Make your voice heard at the workplace
Especially as a woman or minority.
When you’re a woman or minority, speaking up at work can be challenging, difficult and daunting.
At times it can feel like your ideas and feelings won’t be taken seriously or maybe there is a fear that you’ll only be preserving the negative stereotypes about the minority group(s) you belong to.
Here's what you can do to help get your ideas / opinions across and your accomplishments recognized - Despite the bias and inequities you may face.
KNOW EXACTLY WHAT AND WHEN TO SAY IT:
Think about the best time to say what you want. Is there a time during your group meetings to bring up any problems? Or would it be better to have a 1-1 meeting?
Then, plan what you’re going to say, how you’re going to say it and rehearse - Ahead of time.
Rehearsing your message out loud will help give you the confidence to say it out loud again when it counts.
Also, be sure to prepare answers in advance to objections, pushbacks and / or rebuttals.
MIND YOUR LANGUAGE:
Be sure to stay away from "Powerless Language".
Instead of saying “I think” or “I feel like,” jump right to your point and state things plainly.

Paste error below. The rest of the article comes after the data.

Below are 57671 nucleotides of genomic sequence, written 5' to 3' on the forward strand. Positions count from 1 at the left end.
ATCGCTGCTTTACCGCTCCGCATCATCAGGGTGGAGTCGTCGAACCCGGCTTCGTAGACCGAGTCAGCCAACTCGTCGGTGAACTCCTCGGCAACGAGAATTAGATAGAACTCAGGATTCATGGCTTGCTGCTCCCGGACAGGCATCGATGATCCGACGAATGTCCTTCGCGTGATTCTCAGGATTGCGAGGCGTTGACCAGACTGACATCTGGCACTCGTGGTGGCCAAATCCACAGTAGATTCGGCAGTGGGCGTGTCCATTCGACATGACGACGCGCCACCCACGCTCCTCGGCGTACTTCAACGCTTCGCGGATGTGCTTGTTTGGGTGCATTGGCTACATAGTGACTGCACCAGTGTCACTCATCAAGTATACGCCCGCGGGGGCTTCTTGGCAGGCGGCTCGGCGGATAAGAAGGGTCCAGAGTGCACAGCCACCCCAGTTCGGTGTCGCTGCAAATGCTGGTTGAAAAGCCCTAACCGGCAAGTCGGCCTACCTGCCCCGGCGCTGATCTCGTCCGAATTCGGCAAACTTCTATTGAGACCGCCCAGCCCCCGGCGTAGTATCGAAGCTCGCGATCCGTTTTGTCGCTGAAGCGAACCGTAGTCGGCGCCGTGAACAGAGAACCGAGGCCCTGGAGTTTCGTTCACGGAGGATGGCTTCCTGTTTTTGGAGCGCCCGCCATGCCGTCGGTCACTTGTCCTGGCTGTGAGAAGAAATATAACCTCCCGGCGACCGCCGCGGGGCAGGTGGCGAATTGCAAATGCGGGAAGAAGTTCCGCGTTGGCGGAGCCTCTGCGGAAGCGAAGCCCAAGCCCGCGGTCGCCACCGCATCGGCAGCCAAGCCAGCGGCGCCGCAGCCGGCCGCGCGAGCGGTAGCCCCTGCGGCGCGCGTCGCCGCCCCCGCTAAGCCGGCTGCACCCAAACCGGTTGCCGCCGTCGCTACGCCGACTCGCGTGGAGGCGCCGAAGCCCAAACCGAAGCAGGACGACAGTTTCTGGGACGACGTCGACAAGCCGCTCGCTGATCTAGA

Powerless Language might soften what you’re saying but it can also make you sound less confident.
Also, be concise - The more concise your message, the less time you need to hold people’s attention to get your voice heard.
DELIVERY IS KEY:
90% of how you are heard is not about what you say but HOW you say it.
Your Body Language such as eye contact, gestures and posture, and Voice Modulation such as volume, tone, pacing and speed affect how people hear your message.
For example, if you say something too quietly or with an unsure tone, you might sound like you’re asking for permission, not demanding to be heard.
Record yourself and play it back to watch, paying attention to each aspect of your delivery.
BUILD STRATEGIC OFFICE RELATIONSHIPS:
It's worth getting to know a coworker whose thoughts and opinions are always valued and with whom you feel comfortable sharing your ideas, so they'll have your back.
This may be a long-term friendship, or you could ask for help in certain occasions, such as meetings or presentations, where you know it's hard to be heard.
LEARN TO LET GO OF BEING LIKED:
When you speak up in the office, especially if you're a woman in a male-dominated department or firm, you risk being perceived as unlikable or agreeable.
Just because you're popular doesn't mean you're well-liked.
Women have a strong need to be liked, but that desire will not help you advance in your profession or achieve your objectives if it comes at the expense of sharing your views and opinions.
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